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After decades of wielding power over national economies, nations’ central banks have spent much of their power.
Their power comes through their ability to adjust interest rates to nudge growth or restrain inflation.
Now many of these national banks have lowered interest rates to or near zero, or in some cases negative numbers, to boost growth and keep recession at bay. But nations’ economies have become so fragile that the banks can’t raise interest rates for fear of sparking inflation or lower them because the rates already are historically low.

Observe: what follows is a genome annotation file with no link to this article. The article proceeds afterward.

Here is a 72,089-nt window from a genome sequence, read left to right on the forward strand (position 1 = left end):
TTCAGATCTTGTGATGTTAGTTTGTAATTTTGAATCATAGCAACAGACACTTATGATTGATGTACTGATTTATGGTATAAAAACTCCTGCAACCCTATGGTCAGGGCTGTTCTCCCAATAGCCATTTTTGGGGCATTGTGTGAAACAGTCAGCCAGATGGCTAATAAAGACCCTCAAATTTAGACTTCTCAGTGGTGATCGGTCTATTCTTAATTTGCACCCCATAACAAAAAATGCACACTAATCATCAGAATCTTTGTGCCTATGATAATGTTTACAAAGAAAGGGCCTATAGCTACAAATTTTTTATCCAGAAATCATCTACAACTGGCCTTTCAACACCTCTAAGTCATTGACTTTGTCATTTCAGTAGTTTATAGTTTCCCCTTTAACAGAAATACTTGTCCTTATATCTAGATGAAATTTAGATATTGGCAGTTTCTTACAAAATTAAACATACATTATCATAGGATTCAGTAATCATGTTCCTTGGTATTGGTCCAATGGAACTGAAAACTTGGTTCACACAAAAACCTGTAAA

Japan has had three recessions since 2008, but its central bank is keeping rates hovering just above or just below zero, giving it no additional leverage over the economy. Europe’s central bank is in the same position.

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